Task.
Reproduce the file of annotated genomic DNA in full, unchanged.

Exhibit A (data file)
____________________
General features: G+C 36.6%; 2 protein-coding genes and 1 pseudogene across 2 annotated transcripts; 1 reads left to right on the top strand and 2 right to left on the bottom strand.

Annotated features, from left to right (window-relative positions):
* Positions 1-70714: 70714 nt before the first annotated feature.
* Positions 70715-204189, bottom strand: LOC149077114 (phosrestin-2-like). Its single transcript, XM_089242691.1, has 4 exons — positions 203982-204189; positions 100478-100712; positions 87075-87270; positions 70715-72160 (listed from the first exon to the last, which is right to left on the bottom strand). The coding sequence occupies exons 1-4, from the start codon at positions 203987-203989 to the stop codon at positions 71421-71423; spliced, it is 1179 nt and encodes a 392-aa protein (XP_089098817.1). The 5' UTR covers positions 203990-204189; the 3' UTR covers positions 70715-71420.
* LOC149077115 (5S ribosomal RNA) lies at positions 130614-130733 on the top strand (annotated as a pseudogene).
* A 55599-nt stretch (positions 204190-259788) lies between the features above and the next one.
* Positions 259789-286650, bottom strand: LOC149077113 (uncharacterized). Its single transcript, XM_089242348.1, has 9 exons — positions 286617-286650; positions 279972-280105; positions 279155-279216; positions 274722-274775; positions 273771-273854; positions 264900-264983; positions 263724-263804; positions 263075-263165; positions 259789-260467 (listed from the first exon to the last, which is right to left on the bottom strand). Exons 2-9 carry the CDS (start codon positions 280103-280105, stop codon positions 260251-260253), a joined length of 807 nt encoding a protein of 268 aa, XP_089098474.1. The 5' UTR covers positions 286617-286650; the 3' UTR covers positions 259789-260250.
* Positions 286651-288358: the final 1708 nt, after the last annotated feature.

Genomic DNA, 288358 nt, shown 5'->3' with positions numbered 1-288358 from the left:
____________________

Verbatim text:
General features: G+C 36.6%; 2 protein-coding genes and 1 pseudogene across 2 annotated transcripts; 1 reads left to right on the top strand and 2 right to left on the bottom strand.

Annotated features, from left to right (window-relative positions):
* Positions 1-70714: 70714 nt before the first annotated feature.
* Positions 70715-204189, bottom strand: LOC149077114 (phosrestin-2-like). Its single transcript, XM_089242691.1, has 4 exons — positions 203982-204189; positions 100478-100712; positions 87075-87270; positions 70715-72160 (listed from the first exon to the last, which is right to left on the bottom strand). The coding sequence occupies exons 1-4, from the start codon at positions 203987-203989 to the stop codon at positions 71421-71423; spliced, it is 1179 nt and encodes a 392-aa protein (XP_089098817.1). The 5' UTR covers positions 203990-204189; the 3' UTR covers positions 70715-71420.
* LOC149077115 (5S ribosomal RNA) lies at positions 130614-130733 on the top strand (annotated as a pseudogene).
* A 55599-nt stretch (positions 204190-259788) lies between the features above and the next one.
* Positions 259789-286650, bottom strand: LOC149077113 (uncharacterized). Its single transcript, XM_089242348.1, has 9 exons — positions 286617-286650; positions 279972-280105; positions 279155-279216; positions 274722-274775; positions 273771-273854; positions 264900-264983; positions 263724-263804; positions 263075-263165; positions 259789-260467 (listed from the first exon to the last, which is right to left on the bottom strand). Exons 2-9 carry the CDS (start codon positions 280103-280105, stop codon positions 260251-260253), a joined length of 807 nt encoding a protein of 268 aa, XP_089098474.1. The 5' UTR covers positions 286617-286650; the 3' UTR covers positions 259789-260250.
* Positions 286651-288358: the final 1708 nt, after the last annotated feature.

Genomic DNA, 288358 nt, shown 5'->3' with positions numbered 1-288358 from the left: